Pulpotomy/Pulpectomy

Pulp is found at the very center of every single tooth. Because of its location, we are not actually able to see it.

The main goal of pulpal therapy (also known as pulp therapy) is to save a tooth that is becoming infected. Even though baby teeth eventually leave the mouth, this therapy is in place so that children can keep their baby teeth as long as possible to be able to eat properly.

Having injured or infected pulp can be extremely painful. The pain typically does not go away on its own, and so it is important to seek out treatment as soon as possible. Some of the signs of infected pulp are unexplained pain in the mouth, pain during the night, sensitivity to warm and cold temperatures, and swelling or redness around the tooth.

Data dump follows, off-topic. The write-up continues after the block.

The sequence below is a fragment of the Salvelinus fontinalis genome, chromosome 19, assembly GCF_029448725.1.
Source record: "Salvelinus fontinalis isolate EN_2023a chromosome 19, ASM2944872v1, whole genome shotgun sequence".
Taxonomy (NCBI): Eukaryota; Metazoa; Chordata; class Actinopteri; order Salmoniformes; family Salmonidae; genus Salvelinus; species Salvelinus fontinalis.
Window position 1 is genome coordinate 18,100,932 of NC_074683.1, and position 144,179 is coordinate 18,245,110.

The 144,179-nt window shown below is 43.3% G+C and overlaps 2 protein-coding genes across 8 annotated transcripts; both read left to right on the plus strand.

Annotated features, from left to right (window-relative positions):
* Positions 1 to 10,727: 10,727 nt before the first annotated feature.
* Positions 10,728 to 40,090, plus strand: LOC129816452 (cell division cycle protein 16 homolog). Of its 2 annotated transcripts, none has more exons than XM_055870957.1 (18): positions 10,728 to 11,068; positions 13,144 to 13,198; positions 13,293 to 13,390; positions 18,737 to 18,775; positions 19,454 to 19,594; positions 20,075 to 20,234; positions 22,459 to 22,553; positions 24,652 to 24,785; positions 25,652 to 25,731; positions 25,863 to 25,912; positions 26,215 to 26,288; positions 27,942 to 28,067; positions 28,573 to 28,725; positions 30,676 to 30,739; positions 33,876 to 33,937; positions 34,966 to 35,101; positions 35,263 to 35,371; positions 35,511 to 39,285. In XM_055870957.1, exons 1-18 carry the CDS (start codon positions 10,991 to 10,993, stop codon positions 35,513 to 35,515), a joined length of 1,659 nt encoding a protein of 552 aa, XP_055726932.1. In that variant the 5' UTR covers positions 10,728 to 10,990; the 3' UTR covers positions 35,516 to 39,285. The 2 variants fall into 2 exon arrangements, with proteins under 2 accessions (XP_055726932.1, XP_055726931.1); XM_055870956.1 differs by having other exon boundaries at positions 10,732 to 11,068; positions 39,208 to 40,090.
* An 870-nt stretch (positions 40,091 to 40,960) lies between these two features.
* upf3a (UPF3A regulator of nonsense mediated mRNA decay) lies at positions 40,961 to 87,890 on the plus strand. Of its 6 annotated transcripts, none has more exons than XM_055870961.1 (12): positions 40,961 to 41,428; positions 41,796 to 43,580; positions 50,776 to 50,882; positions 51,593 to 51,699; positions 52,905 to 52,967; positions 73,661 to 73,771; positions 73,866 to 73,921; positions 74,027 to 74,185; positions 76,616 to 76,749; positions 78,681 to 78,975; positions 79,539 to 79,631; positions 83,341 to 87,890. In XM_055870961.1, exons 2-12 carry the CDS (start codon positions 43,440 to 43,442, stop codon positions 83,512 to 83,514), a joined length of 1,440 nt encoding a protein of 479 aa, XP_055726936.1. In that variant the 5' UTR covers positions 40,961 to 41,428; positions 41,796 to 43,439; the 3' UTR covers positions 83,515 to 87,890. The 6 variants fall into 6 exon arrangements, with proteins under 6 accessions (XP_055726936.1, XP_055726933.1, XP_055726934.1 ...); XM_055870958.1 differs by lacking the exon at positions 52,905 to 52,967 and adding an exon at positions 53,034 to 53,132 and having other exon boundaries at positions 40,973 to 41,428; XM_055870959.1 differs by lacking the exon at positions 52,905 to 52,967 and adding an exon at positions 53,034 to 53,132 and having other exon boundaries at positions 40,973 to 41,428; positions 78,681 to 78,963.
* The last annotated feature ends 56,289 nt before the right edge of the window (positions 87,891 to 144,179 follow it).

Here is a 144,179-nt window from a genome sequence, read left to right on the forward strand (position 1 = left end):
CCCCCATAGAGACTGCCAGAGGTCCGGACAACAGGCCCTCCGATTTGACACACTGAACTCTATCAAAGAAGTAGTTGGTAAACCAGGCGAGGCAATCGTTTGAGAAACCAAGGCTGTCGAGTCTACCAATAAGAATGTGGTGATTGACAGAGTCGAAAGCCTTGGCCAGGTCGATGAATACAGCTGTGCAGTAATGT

Prior to having pulpal therapy, the dentist will take X-rays of the area to ensure that the treatment is necessary. This will also determine how much damage has been caused.

There are two different types of pulpal therapy. The first type is a pulpotomy. This is when the pulp root is unaffected by the injury or decay. The dentist may leave the healthy part alone and only remove the affected pulp around the tooth. The second type is a pulpectomy. This is when the tooth has been affected more. Typically, a dentist performs this when the entire tooth, including the root, is infected. The dentist will remove the pulp, cleanse the root canals, and then pack the area with biocompatible material.

If you have any questions about pulpal therapy, don’t hesitate to reach out to us at (310) 545-4549.